The Perception of Emotional Expression in Music: Evidence from Infants, Children and Adults

  title={The Perception of Emotional Expression in Music: Evidence from Infants, Children and Adults},
  author={Elizabeth Nawrot},
  journal={Psychology of Music},
  pages={75 - 92}
Two studies investigated the development of the perception of emotion in music. In Study 1, preschool children and adults matched nine pieces of music to five photographed facial expressions (happy, sad, anger, fear and neutral). While children did not agree with the adult majority interpretation for most pieces, their pattern of responding to the music, both with photograph choices and spontaneous verbal labels, was similar to the adults. Important methodological differences between this and… 
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Infants’ Responses to Affect in Music and Speech
Existing literature demonstrates that infants can discriminate between categories of infantdirected (ID) speech based on the speaker’s intended message – that is, infants recognize the difference
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7-month-old infants discriminate among happy, interested, angry, and sad expressions, demonstrating differentiation among specific, dynamic expressions during infancy.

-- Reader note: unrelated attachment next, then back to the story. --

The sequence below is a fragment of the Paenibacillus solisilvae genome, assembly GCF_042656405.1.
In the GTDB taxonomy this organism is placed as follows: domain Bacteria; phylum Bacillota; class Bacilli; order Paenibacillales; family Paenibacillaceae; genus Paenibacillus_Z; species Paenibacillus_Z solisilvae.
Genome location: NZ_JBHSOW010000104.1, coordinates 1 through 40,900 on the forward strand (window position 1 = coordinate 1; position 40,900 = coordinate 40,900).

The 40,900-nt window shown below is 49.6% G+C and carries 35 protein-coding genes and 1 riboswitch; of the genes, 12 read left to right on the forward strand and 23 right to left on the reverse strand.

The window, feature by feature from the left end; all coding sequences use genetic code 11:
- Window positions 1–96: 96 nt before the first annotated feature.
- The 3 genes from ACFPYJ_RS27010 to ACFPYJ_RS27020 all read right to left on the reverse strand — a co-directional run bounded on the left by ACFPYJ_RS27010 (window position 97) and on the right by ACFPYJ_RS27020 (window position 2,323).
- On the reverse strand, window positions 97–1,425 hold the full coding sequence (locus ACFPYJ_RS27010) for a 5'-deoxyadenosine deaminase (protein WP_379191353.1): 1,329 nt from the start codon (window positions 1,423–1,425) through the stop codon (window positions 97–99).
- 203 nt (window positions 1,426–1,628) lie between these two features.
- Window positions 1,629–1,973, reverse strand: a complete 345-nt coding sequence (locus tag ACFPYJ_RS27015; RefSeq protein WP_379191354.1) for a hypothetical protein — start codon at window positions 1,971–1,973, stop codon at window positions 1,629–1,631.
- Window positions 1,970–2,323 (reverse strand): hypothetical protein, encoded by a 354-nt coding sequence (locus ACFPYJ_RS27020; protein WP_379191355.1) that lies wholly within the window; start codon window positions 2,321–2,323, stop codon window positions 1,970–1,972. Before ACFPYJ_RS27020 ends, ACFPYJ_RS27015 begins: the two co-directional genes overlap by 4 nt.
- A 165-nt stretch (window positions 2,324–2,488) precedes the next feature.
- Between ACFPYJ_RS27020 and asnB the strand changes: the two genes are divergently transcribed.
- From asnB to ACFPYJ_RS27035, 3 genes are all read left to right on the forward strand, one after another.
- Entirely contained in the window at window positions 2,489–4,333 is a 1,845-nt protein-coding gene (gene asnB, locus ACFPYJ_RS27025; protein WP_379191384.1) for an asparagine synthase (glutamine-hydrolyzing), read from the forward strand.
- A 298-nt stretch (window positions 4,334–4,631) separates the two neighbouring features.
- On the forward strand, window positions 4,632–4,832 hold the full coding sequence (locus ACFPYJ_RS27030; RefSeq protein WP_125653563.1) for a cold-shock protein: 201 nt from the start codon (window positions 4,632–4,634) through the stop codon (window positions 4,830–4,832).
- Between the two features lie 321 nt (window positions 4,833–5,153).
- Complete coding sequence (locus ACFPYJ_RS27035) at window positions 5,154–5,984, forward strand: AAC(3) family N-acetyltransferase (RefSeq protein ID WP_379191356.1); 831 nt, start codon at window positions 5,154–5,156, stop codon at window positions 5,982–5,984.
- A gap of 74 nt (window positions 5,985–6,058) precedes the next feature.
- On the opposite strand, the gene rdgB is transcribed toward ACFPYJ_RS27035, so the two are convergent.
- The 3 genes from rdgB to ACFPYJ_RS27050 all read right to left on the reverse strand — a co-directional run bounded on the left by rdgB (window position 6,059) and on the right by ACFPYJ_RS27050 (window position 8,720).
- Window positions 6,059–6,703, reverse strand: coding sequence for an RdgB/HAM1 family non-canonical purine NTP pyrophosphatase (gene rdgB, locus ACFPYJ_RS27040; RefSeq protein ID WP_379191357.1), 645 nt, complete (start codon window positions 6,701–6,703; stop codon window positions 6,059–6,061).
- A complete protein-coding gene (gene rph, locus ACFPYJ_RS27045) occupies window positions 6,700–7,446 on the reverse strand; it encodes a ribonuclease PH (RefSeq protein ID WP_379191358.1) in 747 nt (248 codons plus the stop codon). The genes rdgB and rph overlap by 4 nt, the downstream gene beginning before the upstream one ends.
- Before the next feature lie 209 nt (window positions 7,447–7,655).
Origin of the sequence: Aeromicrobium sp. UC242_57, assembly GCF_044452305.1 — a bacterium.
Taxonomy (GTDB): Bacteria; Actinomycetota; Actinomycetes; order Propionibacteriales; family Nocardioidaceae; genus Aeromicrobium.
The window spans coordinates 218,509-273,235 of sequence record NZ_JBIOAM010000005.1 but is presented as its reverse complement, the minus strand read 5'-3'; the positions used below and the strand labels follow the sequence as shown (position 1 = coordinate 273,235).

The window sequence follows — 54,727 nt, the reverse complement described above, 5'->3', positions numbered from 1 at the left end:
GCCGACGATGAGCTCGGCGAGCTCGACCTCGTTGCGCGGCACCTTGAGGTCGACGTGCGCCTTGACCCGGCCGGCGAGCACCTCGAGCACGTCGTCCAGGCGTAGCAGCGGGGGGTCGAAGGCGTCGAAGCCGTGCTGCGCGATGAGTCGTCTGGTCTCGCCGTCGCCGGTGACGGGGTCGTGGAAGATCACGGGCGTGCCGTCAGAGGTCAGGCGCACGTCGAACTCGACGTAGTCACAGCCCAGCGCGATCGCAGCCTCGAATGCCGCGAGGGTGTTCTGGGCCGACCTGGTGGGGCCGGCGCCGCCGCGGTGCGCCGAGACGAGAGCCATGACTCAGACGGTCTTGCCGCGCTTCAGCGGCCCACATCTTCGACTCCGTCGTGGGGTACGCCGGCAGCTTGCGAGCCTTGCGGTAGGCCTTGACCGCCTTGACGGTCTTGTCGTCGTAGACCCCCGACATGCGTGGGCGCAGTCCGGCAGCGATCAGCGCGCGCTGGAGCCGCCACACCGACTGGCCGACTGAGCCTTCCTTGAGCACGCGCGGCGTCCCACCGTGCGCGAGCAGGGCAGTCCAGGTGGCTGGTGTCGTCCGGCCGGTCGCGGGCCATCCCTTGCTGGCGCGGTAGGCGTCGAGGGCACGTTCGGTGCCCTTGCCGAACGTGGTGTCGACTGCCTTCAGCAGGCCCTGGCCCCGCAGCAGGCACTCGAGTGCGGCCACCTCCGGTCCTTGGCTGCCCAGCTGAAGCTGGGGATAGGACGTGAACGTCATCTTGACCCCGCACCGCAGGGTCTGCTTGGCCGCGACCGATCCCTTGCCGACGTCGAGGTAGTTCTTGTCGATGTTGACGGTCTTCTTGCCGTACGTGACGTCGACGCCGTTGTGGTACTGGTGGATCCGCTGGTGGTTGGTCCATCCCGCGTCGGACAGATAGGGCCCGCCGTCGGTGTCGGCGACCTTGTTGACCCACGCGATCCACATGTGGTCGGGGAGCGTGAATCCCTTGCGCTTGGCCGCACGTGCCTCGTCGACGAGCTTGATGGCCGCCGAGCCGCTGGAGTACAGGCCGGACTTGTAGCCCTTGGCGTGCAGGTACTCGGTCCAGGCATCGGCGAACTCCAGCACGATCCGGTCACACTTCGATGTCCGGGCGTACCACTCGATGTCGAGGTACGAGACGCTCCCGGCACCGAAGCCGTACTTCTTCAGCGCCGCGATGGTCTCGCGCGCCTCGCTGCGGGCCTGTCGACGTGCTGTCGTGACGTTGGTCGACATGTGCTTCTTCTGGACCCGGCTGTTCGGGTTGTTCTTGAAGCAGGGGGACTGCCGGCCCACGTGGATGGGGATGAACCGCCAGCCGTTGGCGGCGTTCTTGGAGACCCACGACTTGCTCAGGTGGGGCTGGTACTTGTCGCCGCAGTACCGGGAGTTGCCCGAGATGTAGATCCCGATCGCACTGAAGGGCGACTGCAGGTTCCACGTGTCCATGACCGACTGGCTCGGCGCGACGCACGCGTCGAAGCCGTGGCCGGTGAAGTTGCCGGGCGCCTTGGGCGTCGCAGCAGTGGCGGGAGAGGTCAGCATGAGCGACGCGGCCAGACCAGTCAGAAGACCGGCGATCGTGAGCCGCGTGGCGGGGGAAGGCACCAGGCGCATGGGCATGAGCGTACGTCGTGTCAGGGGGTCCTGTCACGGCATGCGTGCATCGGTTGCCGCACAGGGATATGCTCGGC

Emotional Reactions to Music by Gender, Age, and Expertise
Experts in music and nonexperts ascribed similar emotions to pieces of music and there was no difference in emotional response to music by gender, although women linked to music stronger emotions of anger than girls.
Developmental change in the understanding of affective meaning in music
The development of the understanding of affective meaning in music was investigated. Subjects aged 4, 5, 6, and 19 assigned verbal labels to musical segments previously determined by adults to be
Intermodal perception of expressive behaviors by human infants.
  • A. Walker
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    Journal of experimental child psychology
  • 1982
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